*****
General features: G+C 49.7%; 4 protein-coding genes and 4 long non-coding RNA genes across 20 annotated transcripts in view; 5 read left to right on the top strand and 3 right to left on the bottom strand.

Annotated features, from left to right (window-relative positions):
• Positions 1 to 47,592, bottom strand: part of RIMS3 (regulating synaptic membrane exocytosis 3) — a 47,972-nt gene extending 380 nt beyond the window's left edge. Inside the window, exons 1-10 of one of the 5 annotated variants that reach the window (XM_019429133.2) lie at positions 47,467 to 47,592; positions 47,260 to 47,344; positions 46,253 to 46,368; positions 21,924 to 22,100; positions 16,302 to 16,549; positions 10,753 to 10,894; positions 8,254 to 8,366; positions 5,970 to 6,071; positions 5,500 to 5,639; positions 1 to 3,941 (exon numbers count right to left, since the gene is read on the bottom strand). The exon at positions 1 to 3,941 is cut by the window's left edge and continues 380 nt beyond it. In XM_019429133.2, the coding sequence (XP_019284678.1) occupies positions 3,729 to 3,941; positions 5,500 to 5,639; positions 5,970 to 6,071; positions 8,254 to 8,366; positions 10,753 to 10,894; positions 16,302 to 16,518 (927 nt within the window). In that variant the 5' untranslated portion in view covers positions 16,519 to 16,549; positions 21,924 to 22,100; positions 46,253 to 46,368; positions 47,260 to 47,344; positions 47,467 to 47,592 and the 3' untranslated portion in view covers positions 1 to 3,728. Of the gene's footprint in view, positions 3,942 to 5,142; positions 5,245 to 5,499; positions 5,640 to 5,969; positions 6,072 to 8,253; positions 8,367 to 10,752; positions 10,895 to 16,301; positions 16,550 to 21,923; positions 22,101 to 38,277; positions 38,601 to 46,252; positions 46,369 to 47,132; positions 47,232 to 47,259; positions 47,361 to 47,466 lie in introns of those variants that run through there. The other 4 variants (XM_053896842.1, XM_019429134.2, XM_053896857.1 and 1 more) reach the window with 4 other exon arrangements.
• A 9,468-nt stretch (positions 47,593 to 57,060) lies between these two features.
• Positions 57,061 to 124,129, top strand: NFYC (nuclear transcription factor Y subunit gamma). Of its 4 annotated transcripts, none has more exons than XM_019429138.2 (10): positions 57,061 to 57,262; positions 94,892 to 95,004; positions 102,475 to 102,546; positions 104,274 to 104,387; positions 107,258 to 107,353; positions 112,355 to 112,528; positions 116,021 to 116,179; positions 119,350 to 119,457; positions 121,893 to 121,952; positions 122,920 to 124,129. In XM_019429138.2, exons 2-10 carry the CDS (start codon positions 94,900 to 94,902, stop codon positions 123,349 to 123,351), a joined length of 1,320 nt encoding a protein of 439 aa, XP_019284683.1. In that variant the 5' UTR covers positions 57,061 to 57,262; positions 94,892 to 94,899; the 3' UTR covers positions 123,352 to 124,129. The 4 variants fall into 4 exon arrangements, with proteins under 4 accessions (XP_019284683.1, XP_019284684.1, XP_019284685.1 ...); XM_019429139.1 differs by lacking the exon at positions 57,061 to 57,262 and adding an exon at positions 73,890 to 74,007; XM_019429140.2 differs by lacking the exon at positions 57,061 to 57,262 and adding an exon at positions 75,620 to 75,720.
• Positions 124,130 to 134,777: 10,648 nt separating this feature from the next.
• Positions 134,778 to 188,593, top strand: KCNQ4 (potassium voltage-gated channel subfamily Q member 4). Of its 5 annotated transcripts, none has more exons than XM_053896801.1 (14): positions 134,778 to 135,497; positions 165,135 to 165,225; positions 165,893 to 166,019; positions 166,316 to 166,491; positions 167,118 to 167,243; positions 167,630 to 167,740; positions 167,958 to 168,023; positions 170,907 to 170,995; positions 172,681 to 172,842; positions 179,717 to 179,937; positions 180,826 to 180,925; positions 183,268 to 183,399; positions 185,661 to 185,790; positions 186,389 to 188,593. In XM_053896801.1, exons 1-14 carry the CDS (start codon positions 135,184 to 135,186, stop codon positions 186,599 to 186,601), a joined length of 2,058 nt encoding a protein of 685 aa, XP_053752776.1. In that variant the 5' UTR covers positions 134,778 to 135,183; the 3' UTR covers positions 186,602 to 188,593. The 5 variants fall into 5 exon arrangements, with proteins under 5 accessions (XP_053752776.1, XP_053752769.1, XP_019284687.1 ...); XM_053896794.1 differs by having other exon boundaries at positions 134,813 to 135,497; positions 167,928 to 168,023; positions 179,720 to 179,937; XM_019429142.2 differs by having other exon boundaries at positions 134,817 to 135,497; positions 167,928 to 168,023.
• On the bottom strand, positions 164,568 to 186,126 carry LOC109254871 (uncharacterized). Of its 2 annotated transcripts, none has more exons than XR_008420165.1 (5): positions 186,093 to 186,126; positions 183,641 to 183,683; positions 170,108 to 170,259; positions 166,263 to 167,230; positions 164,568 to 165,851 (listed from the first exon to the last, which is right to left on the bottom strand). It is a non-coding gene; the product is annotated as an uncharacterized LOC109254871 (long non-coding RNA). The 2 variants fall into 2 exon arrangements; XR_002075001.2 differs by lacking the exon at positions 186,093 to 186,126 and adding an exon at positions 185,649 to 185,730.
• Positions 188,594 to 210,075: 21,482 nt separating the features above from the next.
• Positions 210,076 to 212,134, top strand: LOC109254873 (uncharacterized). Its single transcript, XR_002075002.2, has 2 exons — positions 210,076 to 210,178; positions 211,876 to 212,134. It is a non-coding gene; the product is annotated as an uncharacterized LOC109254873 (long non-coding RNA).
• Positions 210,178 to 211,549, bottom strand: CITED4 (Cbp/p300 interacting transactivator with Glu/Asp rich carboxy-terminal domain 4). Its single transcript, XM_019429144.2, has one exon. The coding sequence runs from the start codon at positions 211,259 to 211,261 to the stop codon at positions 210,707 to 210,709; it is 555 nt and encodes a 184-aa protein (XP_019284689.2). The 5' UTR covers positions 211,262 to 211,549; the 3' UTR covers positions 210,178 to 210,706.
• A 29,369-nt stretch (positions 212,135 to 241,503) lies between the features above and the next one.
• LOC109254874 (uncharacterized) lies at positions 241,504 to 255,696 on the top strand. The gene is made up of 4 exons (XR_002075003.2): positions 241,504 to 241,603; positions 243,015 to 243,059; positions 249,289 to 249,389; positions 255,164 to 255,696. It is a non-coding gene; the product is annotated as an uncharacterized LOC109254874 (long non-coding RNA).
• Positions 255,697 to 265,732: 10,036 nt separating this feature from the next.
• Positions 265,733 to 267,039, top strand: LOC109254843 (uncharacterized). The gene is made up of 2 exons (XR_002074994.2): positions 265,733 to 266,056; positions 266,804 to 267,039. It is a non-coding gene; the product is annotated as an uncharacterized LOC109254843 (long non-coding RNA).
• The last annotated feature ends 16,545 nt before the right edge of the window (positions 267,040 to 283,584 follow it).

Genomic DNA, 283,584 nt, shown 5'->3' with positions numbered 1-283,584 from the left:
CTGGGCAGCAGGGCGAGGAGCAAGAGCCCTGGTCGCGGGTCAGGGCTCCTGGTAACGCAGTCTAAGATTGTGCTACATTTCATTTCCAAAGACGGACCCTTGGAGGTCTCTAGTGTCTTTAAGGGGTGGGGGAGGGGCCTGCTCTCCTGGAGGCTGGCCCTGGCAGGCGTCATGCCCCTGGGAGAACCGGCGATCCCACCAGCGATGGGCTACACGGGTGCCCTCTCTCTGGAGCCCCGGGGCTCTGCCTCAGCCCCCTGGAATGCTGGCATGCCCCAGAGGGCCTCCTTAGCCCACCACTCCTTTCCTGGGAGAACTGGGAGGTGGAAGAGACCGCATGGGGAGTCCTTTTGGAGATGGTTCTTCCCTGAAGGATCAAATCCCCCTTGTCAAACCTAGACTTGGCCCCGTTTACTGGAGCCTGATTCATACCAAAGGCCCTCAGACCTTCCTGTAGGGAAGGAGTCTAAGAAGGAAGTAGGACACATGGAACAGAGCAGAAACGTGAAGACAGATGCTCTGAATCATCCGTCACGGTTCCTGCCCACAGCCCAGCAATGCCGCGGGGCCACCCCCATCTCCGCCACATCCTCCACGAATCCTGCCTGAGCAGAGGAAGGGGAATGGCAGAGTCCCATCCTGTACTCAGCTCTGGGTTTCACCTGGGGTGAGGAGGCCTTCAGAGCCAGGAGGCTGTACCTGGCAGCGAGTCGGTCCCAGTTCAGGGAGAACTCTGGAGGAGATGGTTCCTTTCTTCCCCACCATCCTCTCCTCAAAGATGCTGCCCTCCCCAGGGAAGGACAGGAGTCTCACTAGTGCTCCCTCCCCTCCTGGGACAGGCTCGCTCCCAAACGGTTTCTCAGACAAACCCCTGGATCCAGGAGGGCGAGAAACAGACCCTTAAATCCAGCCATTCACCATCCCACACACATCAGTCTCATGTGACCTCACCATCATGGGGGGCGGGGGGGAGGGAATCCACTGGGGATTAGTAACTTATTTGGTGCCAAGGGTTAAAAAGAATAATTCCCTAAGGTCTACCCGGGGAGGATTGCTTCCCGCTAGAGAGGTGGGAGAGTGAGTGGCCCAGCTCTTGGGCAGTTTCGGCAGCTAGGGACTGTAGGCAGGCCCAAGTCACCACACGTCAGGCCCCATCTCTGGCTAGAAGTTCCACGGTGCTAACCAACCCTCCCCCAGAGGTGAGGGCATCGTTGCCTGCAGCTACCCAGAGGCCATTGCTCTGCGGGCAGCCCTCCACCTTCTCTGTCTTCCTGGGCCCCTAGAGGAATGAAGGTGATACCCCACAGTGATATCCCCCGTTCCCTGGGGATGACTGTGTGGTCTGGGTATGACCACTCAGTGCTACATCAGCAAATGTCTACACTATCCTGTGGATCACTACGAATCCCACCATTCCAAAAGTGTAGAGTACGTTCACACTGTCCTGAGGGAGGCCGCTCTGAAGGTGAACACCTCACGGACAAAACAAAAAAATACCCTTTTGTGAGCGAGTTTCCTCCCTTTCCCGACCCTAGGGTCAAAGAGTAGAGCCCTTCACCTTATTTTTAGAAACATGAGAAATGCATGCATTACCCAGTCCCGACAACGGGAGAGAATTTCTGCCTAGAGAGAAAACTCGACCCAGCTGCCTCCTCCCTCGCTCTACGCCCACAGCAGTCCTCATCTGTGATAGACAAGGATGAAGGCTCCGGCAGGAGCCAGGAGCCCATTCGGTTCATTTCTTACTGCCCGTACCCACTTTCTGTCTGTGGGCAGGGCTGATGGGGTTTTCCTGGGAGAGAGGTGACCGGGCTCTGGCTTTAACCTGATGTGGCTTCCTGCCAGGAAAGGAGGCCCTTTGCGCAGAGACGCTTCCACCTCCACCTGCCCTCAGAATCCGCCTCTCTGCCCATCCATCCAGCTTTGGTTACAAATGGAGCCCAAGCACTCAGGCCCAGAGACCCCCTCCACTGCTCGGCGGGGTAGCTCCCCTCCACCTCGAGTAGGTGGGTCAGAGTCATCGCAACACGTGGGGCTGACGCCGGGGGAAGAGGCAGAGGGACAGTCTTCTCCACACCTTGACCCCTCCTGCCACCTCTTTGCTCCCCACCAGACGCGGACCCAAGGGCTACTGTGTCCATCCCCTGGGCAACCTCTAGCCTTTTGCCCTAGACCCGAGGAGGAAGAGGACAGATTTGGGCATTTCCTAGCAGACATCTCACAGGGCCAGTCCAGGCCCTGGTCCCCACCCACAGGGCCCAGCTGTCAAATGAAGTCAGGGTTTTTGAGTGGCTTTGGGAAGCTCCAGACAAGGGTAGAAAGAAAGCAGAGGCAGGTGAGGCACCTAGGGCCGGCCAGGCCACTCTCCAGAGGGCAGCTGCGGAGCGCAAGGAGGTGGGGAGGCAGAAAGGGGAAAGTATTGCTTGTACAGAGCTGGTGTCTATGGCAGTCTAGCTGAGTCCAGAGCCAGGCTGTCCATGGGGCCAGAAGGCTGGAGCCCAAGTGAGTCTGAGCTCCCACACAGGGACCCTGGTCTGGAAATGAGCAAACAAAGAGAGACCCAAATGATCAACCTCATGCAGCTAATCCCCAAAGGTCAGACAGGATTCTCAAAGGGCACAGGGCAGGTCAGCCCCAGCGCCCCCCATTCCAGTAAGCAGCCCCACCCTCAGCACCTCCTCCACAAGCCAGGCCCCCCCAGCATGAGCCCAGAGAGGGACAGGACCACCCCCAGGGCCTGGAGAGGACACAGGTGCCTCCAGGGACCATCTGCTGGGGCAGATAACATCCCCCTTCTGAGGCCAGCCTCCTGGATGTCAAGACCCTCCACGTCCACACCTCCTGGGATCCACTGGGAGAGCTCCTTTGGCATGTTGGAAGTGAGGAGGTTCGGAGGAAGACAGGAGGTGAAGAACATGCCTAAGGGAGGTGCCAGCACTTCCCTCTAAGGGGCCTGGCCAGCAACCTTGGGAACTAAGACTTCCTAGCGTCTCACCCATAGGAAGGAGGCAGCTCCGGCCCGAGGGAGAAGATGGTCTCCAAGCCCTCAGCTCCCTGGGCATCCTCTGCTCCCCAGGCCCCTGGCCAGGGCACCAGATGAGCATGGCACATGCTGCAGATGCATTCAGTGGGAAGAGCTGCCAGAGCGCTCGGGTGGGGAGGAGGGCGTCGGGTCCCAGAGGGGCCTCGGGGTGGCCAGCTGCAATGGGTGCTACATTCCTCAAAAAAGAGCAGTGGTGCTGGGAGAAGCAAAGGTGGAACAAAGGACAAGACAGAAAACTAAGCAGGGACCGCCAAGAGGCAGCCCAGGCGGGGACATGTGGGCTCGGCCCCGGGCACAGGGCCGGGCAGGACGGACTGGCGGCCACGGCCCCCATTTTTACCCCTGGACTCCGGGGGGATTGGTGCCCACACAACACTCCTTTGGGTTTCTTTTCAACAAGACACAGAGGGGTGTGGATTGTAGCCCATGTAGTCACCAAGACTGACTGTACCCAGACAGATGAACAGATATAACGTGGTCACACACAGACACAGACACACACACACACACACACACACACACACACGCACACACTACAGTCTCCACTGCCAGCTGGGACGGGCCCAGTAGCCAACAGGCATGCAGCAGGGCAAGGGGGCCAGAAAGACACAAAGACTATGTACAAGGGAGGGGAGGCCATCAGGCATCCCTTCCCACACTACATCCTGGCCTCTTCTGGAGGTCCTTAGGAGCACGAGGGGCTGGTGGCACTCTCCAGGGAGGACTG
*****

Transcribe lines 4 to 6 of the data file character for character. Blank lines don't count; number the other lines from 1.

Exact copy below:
• A 9,468-nt stretch (positions 47,593 to 57,060) lies between these two features.
• Positions 57,061 to 124,129, top strand: NFYC (nuclear transcription factor Y subunit gamma). Of its 4 annotated transcripts, none has more exons than XM_019429138.2 (10): positions 57,061 to 57,262; positions 94,892 to 95,004; positions 102,475 to 102,546; positions 104,274 to 104,387; positions 107,258 to 107,353; positions 112,355 to 112,528; positions 116,021 to 116,179; positions 119,350 to 119,457; positions 121,893 to 121,952; positions 122,920 to 124,129. In XM_019429138.2, exons 2-10 carry the CDS (start codon positions 94,900 to 94,902, stop codon positions 123,349 to 123,351), a joined length of 1,320 nt encoding a protein of 439 aa, XP_019284683.1. In that variant the 5' UTR covers positions 57,061 to 57,262; positions 94,892 to 94,899; the 3' UTR covers positions 123,352 to 124,129. The 4 variants fall into 4 exon arrangements, with proteins under 4 accessions (XP_019284683.1, XP_019284684.1, XP_019284685.1 ...); XM_019429139.1 differs by lacking the exon at positions 57,061 to 57,262 and adding an exon at positions 73,890 to 74,007; XM_019429140.2 differs by lacking the exon at positions 57,061 to 57,262 and adding an exon at positions 75,620 to 75,720.
• Positions 124,130 to 134,777: 10,648 nt separating this feature from the next.